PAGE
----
Why so serious about review embargoes?

March 12, 2013

Why would a movie studio try to stop critics from reviewing movies?

It’s called a review embargo – and it seems a little self-explanatory. But still, I’d like to take this opportunity to discuss a little movie-critic inside-baseball stuff. Perhaps we can get a larger discussion going.

For those of you not in the business, here’s the deal: Generally speaking, when critics see a film – no matter whether it is two weeks before it opens or six months – there’s an unspoken agreement with the film companies that we won’t publish or post reviews until the week the film opens. Granted, we will publish our thoughts about movies after seeing them at a festival – but that’s rarely a substitute for a full, considered review. More like taking the temperature of the festival itself.

Occasionally, however, a film company will send out screening notices with a specific embargo in force: You cannot post or publish your review until X date. It might be the week of opening, it might be two days before opening – it might be opening day itself.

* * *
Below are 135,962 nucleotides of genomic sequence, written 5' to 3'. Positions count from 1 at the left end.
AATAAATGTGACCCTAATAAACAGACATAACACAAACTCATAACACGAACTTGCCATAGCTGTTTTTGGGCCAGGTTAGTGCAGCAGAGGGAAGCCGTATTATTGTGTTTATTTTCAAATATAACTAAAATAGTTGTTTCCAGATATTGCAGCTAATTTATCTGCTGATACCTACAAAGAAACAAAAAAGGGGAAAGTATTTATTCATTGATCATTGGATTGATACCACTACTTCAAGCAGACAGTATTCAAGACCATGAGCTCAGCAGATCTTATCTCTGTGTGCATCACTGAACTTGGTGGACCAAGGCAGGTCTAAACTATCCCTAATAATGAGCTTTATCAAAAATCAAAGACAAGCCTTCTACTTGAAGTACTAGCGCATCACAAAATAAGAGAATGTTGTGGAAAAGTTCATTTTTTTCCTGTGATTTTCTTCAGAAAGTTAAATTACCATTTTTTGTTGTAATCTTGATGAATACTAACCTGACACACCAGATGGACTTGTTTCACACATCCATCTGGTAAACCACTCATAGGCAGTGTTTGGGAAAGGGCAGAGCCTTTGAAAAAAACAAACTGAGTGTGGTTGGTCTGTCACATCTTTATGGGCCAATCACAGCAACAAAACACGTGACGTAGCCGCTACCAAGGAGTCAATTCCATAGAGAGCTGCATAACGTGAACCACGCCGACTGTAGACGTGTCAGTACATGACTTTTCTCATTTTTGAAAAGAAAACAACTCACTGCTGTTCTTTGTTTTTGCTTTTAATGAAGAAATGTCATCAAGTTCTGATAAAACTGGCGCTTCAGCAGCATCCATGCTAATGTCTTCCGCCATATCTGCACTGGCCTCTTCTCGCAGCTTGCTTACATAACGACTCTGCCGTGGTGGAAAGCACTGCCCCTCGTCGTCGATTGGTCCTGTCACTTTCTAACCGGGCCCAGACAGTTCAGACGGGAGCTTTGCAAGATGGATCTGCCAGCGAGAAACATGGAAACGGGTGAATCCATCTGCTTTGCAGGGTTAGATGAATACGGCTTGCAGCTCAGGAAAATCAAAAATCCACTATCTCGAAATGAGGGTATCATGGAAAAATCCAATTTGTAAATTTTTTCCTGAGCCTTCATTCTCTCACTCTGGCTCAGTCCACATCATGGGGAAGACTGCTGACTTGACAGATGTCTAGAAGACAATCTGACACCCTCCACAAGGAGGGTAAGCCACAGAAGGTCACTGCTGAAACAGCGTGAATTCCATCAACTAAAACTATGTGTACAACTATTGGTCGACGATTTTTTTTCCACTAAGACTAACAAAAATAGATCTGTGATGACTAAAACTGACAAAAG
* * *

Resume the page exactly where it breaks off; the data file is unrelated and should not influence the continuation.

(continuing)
Sometimes, they even ask you to sign a non-disclosure release to that effect. The understanding is clear: If you see this movie at this screening, you agree to the embargo. And they have your signature to prove it.

(Never mind that, on a movie where reviews are embargoed until the Wednesday before the Friday opening, there are favorable quotes from critics in the Sunday newspaper ads the weekend before. See “quote whore” in Wikipedia. Or check the coverage on Criticwatch.)

It’s all about controlling information – and bad word of mouth. This kind of embargo is almost never associated with a movie which is expected to be a critical hit.

Inevitably, however, there are critics who simply can’t or won’t wait, who feel compelled for whatever reason to be the first to issue their review. So they jump the embargo date and publish anyway.

Then it’s up to the film company to decide what to do with them. The punishment usually involves barring that critic from that company’s future press screenings.

But what about the rest of us, once the embargo has been broken? At what point is our agreement nullified by the fact that others have published first?